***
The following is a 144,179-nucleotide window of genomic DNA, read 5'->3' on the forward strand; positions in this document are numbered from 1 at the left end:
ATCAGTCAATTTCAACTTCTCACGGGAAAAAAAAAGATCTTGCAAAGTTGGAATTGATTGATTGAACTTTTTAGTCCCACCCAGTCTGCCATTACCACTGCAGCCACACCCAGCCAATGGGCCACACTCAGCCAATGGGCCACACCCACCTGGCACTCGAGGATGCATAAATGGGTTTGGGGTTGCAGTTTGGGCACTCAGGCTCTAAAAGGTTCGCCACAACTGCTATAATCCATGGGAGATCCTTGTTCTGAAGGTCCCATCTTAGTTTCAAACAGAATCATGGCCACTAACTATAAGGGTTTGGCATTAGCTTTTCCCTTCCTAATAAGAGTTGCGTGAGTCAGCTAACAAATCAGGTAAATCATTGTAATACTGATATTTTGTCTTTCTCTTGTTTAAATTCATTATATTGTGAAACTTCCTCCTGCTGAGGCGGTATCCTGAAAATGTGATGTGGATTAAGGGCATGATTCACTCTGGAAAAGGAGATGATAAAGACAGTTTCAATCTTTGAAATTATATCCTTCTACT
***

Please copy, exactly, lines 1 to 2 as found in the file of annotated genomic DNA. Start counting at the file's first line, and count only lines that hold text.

The following is a 144,179-nucleotide window of genomic DNA, read 5'->3' on the forward strand; positions in this document are numbered from 1 at the left end:
ATCAGTCAATTTCAACTTCTCACGGGAAAAAAAAAGATCTTGCAAAGTTGGAATTGATTGATTGAACTTTTTAGTCCCACCCAGTCTGCCATTACCACTGCAGCCACACCCAGCCAATGGGCCACACTCAGCCAATGGGCCACACCCACCTGGCACTCGAGGATGCATAAATGGGTTTGGGGTTGCAGTTTGGGCACTCAGGCTCTAAAAGGTTCGCCACAACTGCTATAATCCATGGGAGATCCTTGTTCTGAAGGTCCCATCTTAGTTTCAAACAGAATCATGGCCACTAACTATAAGGGTTTGGCATTAGCTTTTCCCTTCCTAATAAGAGTTGCGTGAGTCAGCTAACAAATCAGGTAAATCATTGTAATACTGATATTTTGTCTTTCTCTTGTTTAAATTCATTATATTGTGAAACTTCCTCCTGCTGAGGCGGTATCCTGAAAATGTGATGTGGATTAAGGGCATGATTCACTCTGGAAAAGGAGATGATAAAGACAGTTTCAATCTTTGAAATTATATCCTTCTACT